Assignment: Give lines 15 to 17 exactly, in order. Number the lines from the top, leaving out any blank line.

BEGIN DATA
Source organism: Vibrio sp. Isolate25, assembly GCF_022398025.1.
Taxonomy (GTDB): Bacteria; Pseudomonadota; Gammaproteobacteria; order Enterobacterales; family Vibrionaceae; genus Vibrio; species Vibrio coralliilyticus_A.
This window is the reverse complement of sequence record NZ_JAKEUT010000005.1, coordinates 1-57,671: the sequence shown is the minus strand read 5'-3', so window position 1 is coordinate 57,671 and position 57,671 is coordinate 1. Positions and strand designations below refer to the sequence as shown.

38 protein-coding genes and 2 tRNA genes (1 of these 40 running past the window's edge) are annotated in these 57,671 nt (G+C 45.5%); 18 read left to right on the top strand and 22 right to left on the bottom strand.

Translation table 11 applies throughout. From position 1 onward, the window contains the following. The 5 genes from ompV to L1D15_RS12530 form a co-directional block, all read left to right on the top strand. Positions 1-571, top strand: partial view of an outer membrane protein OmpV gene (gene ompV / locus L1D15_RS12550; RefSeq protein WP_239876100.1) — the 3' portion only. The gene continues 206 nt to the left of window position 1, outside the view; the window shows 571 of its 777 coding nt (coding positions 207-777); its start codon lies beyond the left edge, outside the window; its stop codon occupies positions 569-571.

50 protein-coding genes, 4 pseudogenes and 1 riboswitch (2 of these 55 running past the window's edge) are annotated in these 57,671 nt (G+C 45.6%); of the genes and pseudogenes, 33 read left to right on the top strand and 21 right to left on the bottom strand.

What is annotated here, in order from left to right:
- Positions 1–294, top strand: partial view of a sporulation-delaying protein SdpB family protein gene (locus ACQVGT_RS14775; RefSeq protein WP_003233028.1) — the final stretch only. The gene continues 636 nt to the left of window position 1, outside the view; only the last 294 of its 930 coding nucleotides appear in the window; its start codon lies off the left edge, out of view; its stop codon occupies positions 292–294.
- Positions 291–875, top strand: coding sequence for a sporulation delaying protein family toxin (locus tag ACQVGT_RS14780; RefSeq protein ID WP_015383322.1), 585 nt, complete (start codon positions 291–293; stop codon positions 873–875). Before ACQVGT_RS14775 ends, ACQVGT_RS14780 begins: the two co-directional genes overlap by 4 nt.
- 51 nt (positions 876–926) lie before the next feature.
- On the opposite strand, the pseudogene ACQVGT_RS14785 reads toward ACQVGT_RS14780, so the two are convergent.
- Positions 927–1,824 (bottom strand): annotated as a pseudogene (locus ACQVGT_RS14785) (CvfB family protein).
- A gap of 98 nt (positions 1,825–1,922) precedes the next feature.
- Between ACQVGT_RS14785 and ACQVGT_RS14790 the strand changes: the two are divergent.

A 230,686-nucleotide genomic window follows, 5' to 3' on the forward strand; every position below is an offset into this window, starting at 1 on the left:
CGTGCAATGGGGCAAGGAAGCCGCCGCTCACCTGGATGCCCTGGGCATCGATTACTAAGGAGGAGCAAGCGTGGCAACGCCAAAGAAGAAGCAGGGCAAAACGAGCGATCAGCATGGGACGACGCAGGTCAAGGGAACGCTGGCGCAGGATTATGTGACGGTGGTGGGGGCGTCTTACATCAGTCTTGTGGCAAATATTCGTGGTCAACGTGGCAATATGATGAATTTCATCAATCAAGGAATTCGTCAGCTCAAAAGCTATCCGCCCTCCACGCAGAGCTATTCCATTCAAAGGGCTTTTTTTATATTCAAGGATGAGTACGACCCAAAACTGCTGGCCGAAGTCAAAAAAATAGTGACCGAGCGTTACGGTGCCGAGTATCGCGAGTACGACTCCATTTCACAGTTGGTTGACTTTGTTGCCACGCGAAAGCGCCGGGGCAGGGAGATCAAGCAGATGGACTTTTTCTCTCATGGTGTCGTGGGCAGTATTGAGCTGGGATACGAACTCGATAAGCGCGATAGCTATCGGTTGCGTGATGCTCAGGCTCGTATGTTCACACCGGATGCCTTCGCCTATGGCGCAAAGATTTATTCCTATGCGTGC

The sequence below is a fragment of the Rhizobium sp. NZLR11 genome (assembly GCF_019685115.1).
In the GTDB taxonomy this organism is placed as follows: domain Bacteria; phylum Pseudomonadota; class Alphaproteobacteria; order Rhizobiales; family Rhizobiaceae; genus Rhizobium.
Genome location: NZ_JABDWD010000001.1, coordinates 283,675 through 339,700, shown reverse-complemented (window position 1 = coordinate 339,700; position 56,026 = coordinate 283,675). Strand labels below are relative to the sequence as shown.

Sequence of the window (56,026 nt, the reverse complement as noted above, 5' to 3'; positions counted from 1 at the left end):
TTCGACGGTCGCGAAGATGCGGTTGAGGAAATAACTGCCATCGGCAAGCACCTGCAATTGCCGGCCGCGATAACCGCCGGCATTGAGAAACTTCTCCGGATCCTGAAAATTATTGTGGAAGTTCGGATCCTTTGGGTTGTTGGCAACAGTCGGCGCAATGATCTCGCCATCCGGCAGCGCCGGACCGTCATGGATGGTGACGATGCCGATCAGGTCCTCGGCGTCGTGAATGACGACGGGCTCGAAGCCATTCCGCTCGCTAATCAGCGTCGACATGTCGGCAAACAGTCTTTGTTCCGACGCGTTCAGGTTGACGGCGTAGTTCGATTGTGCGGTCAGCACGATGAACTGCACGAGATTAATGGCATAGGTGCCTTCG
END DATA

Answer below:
A 230,686-nucleotide genomic window follows, 5' to 3' on the forward strand; every position below is an offset into this window, starting at 1 on the left:
CGTGCAATGGGGCAAGGAAGCCGCCGCTCACCTGGATGCCCTGGGCATCGATTACTAAGGAGGAGCAAGCGTGGCAACGCCAAAGAAGAAGCAGGGCAAAACGAGCGATCAGCATGGGACGACGCAGGTCAAGGGAACGCTGGCGCAGGATTATGTGACGGTGGTGGGGGCGTCTTACATCAGTCTTGTGGCAAATATTCGTGGTCAACGTGGCAATATGATGAATTTCATCAATCAAGGAATTCGTCAGCTCAAAAGCTATCCGCCCTCCACGCAGAGCTATTCCATTCAAAGGGCTTTTTTTATATTCAAGGATGAGTACGACCCAAAACTGCTGGCCGAAGTCAAAAAAATAGTGACCGAGCGTTACGGTGCCGAGTATCGCGAGTACGACTCCATTTCACAGTTGGTTGACTTTGTTGCCACGCGAAAGCGCCGGGGCAGGGAGATCAAGCAGATGGACTTTTTCTCTCATGGTGTCGTGGGCAGTATTGAGCTGGGATACGAACTCGATAAGCGCGATAGCTATCGGTTGCGTGATGCTCAGGCTCGTATGTTCACACCGGATGCCTTCGCCTATGGCGCAAAGATTTATTCCTATGCGTGC

The sequence below is a fragment of the Rhizobium sp. NZLR11 genome (assembly GCF_019685115.1).